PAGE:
November 20, 2019

A New Bible Translation, But Only the Fun Parts

Poet and translator David Rosenberg is best known for “The Book of J,” a best-seller that features the commentary of literary scholar Harold Bloom and Rosenberg’s fresh and felicitous translation of the portions of the biblical text attributed to the author who is known to Bible scholars by the letter-code “J.”  I fear, however, that Rosenberg’s achievement as a Bible translator may have been unfairly overshadowed by Bloom’s intentionally provocative argument that J was, in fact, a woman.

Now we have a second chance to see the Bible through Rosenberg’s discerning eyes.  In his latest book, “A Literary Bible” (Counterpoint: $35.00, 681 pps.), Rosenberg brings his audacious project of Bible translation to completion by offering a new rendering of what he calls “arguably the most important work of art in the Western literary canon.”

“A Literary Bible” is something quite different, both in intention and execution, from the Bible that was handed to me on the day of my bar mitzvah. Rosenberg dispenses with passages and whole books that are concerned with law and ritual and focuses instead on the poetry and prose that comprise “the core of the Hebrew Bible.”  Much (if not all) of Genesis, Exodus and Numbers are here, but the whole of Leviticus and Deuteronomy are left out. Only 17 of the 39 books in the Jewish canon are included, some of them in highly abbreviated form, but Rosenberg finds room for Judith, a book from the Apocrypha that does not appear in the Tanakh at all.

Rosenberg translates the Hebrew text into words and phrases that differ, sometimes subtly and sometimes dramatically, from conventional translations. Thus, for example, Rosenberg omits the iconic opening lines of Genesis (“In the beginning, God created the heaven and earth”) and starts “A Literary Bible” with what appears as the second chapter of Genesis in an ordinary Bible. The lines of Gen. 2:7, conventionally translated as “The Lord God formed man from the dust of the earth,” are given in Rosenberg’s book in slightly different wording that creates a hugely different impression: “Yahweh shaped an earthling from clay of this earth…”  By using “earthling” and “earth,” he allows to see and hear the wordplay that appears in the original Hebrew text — the Hebrew word adam (“man”) is derived from adamah (“earth”).

Elsewhere, Rosenberg’s translation strikes the modern reader’s ear in ways that are more accessible and more resonant than the familiar but stilted words of the King James Version, which remains the benchmark for many recent translations. “The Lord is my shepherd, I shall not want” is the opening line of Psalm 23 in the English translation that is still used at countless gravesides, both Jewish and Christian, but here’s how Rosenberg renders the same sentence: “The Lord is my shepherd/and keeps me from wanting/what I can’t have.”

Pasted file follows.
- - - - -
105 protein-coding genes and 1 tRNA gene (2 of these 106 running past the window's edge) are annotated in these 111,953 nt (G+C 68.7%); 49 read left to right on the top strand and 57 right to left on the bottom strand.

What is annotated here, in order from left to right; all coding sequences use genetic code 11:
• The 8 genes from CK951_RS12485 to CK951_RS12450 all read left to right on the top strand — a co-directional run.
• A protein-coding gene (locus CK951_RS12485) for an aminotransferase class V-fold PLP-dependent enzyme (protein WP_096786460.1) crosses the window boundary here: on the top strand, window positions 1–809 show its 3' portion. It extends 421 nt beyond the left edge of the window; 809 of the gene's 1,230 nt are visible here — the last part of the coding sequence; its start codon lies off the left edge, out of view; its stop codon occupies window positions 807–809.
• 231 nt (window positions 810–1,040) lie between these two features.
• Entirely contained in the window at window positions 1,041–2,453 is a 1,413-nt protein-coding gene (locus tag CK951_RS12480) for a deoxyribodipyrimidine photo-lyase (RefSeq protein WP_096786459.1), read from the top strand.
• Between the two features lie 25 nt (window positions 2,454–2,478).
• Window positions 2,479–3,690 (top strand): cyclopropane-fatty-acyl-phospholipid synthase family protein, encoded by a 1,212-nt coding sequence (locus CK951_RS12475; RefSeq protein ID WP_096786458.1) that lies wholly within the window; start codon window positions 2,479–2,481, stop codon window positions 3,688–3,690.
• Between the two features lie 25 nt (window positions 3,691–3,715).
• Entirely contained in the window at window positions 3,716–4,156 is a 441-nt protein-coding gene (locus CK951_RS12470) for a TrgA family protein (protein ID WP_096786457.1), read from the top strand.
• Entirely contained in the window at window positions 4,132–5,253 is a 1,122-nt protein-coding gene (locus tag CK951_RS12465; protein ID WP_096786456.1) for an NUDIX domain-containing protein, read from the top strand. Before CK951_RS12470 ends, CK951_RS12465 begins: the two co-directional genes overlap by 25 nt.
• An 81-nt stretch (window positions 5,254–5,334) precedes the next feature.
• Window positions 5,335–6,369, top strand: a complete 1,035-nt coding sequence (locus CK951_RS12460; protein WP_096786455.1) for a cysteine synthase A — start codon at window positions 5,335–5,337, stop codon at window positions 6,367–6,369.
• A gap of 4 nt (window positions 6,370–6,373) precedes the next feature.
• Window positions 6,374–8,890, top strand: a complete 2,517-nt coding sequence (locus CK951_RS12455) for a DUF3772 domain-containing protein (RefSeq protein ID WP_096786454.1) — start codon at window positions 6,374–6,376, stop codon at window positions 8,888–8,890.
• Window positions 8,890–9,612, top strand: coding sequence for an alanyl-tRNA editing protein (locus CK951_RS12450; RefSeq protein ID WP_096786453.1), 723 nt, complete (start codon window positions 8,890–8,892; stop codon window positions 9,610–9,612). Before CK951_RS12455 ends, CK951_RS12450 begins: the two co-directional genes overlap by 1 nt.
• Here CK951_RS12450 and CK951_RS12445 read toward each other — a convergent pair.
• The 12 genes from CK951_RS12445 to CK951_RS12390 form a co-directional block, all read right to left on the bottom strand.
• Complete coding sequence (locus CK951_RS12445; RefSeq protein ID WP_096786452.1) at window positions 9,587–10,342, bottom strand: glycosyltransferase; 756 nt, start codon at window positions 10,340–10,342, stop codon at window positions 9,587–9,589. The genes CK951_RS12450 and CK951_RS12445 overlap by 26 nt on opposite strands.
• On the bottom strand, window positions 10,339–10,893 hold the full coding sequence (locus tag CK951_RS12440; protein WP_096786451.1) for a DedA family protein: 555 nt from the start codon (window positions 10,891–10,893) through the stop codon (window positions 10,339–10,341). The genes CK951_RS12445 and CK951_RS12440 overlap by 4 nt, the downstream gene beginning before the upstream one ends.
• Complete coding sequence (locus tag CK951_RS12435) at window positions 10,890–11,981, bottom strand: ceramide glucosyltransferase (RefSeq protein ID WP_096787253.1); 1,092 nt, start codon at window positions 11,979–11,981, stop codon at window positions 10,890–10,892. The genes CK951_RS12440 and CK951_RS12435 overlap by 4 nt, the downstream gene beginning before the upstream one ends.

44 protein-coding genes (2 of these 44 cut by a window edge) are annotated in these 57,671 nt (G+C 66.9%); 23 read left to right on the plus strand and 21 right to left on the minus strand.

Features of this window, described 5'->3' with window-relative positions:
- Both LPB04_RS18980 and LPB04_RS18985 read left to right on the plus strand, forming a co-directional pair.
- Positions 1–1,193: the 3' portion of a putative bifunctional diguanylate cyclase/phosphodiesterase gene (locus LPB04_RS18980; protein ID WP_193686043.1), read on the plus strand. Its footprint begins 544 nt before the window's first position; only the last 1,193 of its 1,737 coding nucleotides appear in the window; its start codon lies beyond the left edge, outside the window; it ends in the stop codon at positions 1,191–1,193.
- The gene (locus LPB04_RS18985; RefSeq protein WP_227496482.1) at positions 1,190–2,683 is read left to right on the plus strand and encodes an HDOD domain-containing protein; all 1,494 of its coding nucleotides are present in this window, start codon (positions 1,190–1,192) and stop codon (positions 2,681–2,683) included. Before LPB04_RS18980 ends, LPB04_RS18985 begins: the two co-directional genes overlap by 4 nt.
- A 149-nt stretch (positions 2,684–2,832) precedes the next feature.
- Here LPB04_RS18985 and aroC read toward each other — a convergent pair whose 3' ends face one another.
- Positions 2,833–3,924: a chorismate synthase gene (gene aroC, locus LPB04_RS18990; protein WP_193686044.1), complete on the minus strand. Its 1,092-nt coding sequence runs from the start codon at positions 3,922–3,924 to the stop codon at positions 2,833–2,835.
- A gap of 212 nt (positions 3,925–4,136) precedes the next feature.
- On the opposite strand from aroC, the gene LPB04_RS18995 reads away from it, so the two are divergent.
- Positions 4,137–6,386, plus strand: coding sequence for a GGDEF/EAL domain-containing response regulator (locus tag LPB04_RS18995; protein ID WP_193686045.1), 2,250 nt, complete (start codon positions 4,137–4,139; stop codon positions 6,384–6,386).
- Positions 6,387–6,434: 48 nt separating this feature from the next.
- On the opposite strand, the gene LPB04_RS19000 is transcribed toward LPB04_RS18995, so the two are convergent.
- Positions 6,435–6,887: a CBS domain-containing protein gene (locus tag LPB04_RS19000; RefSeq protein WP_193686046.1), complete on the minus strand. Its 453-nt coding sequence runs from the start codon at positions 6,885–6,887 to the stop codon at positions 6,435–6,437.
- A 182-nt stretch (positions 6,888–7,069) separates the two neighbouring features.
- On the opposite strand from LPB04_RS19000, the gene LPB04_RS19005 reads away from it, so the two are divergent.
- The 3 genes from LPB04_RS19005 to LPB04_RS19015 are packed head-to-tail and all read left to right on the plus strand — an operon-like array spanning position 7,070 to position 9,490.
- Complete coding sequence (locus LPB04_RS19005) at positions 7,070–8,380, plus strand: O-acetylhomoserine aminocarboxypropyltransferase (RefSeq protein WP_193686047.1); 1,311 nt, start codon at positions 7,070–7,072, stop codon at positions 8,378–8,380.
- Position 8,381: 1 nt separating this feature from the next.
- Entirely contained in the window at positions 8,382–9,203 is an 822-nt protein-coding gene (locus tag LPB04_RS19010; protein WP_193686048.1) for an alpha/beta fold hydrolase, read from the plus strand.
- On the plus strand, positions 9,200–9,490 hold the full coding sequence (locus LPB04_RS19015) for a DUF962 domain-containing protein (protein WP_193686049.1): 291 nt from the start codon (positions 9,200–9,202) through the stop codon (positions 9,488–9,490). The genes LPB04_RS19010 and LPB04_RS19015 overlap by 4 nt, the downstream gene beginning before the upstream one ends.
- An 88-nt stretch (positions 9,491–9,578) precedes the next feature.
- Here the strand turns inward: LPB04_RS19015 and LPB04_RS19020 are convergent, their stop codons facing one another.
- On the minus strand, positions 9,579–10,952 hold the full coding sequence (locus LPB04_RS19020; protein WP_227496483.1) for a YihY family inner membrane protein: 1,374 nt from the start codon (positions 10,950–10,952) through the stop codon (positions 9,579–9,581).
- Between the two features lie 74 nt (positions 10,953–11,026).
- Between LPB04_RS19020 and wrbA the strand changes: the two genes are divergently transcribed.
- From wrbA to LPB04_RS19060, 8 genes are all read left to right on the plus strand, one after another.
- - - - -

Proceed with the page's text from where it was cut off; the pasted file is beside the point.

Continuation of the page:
Rosenberg provides a short preface to each translated text, and these introductory musings allow us to see what he aspires to accomplish in the translations that follow.  He insists, for instance, that most translations of Ecclesiastes into Western languages wrongly suggest that its author is plagued with “corroding doubt” when, as Rosenberg argues, the author seeks to transform the cynicism and stoicism of the pagan world into “a Jewish version of earthiness.”  Rosenberg himself, in an admitted gesture of wry self-reference, makes the author of Ecclesiastes describe how he “set to work/in the grand style/building an oeuvre/ten books in five years,” only to realize that “we can take in anything/and we are still empty/on the shore of the life/our blood flows to.”

Rosenberg, the former editor-in-chief of the Jewish Publication Society, openly defies the conventional wisdom of Bible scholarship.  “Modern translations exchange poetic irony for terse sentiment,” he argues.  “The Bible is a luminous guidebook to our past yet it is put out of reach by colorless professors.”  By way of example, Rosenberg complains that Harvard scholar James Kugel, author of “How to Read the Bible,” has “an unfortunately tin ear for authorship,” and he encourages us to see the flesh-and-blood authors of the Bible as “vital, sexual beings like ourselves.”  For Rosenberg, authorship is the touchstone of the biblical text, and he suggests professional writers and poets in the ancient world experienced some of the same drives that modern ones do.

“Why does it seem so difficult for religion to discover the humanity of a great classical culture?” asks Rosenberg. “[C]an we imagine a rabbi, priest or professor of religion having authored such subtle and ironic poetic texts as Jonah or Ruth?”

The Bible according to David Rosenberg is a masterpiece of poetry and scholarship, both challenging and rewarding, always invigorating and illuminating.  Perhaps the highest praise I can bestow upon “A Literary Bible” is to report that it sent me back to the Bible, again and again, and I invariably returned to the pages of Rosenberg’s book with an even greater admiration for its author and even greater pleasure in his work.

Jonathan Kirsch, book editor of The Jewish Journal, still owns the Bible that was handed to him by Rabbi Meyer Mereminsky at his bar mitzvah at Adat Shalom Synagogue in 1963